As All Souls Day draws nigh, it seems fitting to shed light on the Victorians’ rich tradition of remembrance. In a time when one’s grasp on life was especially tenuous, mortality was keenly felt. Husbands lost their wives to childbirth, parents lost their infants to infection, women lost their men to the dangers of the industrial workplace. In the wake of such ubiquitous loss, the Victorians clung to a number of mourning traditions, which granted solace through remembrance. Postmortem photography, hairwreaths and jewelry made from the locks of departed loved ones, and the customary donning of black were all ways in which the Victorians honored, mourned, and coped with the loss of their dead.
Perhaps a more subtle mourning custom was the wearing of buckle jewelry. By its very form, the buckled belt suggests the never-ending circle of eternity. For the Victorians, it embodied a sentiment of enduring love and loyalty that transcended the grave. It was a gesture of devotion that adorned bracelets, rings, brooches, and lockets, many of which were personalized with a concealed lock of hair or an engraving of the deceased’s initials and death date.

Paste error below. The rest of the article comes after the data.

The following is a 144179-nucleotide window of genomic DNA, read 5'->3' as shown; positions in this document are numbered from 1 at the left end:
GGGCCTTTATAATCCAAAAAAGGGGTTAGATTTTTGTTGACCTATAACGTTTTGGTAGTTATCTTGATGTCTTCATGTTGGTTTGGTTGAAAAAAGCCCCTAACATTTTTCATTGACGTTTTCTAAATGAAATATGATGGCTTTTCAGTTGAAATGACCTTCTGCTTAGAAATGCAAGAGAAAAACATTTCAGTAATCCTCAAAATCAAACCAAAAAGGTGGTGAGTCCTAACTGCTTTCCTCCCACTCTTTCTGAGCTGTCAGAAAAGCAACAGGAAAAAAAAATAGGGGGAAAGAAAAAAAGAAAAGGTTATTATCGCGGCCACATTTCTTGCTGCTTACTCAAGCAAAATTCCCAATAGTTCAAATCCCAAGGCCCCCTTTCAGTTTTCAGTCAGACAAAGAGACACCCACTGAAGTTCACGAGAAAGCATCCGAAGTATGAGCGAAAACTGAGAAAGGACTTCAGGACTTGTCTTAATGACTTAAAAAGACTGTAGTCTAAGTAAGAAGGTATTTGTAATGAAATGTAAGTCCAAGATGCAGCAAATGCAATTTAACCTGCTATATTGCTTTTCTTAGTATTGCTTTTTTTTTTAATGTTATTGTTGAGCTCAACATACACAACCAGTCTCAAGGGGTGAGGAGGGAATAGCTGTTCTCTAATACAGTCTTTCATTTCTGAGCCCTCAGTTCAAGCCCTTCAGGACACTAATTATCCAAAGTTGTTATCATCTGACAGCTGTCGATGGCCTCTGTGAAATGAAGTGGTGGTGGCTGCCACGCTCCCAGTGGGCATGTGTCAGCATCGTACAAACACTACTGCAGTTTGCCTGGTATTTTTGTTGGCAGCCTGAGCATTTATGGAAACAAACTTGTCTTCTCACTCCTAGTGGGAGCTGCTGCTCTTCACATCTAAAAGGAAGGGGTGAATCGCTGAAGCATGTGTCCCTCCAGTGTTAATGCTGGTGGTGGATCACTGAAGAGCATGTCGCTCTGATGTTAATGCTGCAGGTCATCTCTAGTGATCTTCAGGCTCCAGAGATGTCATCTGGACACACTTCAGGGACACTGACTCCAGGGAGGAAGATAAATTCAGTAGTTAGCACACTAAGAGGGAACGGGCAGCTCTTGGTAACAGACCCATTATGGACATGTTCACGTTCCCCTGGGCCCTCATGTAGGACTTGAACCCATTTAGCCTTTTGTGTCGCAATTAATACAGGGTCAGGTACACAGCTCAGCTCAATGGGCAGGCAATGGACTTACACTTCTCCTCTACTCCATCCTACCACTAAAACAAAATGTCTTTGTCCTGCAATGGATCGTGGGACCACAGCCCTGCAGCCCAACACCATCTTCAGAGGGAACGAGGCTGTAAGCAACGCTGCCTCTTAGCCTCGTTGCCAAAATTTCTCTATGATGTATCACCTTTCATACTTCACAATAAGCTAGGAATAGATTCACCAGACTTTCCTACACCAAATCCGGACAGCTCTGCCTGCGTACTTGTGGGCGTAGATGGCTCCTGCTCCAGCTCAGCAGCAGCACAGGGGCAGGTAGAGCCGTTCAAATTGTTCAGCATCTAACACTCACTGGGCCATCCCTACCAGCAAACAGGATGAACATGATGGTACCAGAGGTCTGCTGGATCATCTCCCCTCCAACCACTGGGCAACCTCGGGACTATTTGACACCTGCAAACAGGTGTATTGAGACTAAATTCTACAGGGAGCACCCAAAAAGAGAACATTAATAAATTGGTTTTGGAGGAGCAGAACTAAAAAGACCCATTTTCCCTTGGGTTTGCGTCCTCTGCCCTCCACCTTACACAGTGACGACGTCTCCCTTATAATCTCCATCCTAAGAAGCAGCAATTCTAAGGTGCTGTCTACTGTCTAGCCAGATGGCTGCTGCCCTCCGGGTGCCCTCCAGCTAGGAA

Victorian-style buckle jewelry is timeless in its beauty and appeal, but the powerful sentiment behind its origins makes this tradition all the worthier of preservation.
“As perfume doth remain, in the folds where it hath lain, so the thought of you, remaining deeply folded in my brain, will not leave me: all things leave me: You remain.” -Arthur Symons
I believe the olfactory sense is the most underrated. Aroma arouses subconscious moods, unearthing ancient and nearly forgotten emotions of early youth. When I was little, Woolworths would offer tiny bottles of headache-inducing “Blue Waltz” and “Midnight in Paris” for a mere dime that I invested for well-intended Mother’s Day remembrances. I have fond recollections of my sisters and me smearing honeysuckle blossoms on our skin after extracting the bead of honey on our tongues. The mustiness of geraniums and irises conjures early summer bliss. Even sunshine had a fragrance that clothesline garments absorbed. The wild mint that grew profusely along our fence would infuse our tea with a tingling burst.
Signature scents remind us of someone we know who douses the fragrance because it speaks to them. A subtle scent lingered upon our mother’s handkerchiefs while the brand of soap or shaving cream our father used could be detected when he would embrace us. Spicy musk, innocent powders, romantic florals, clean citrus…our partiality towards a perfume denotes our tendencies. Christian Dior is quoted as saying “A woman’s perfume tells more about her than her handwriting.” Continue reading “Summer’s Sweet Bouquet”→
The lace canopy that shields from torrents and sunbeams possesses a history that spans the centuries back to the East Indies 5000 years past. But the French popularized the hand-held accessory during the reign of King Louis XIV when couturiers would fabricate lavishly trimmed parasols to match splendid gowns. Continue reading “Shade on a Stick”→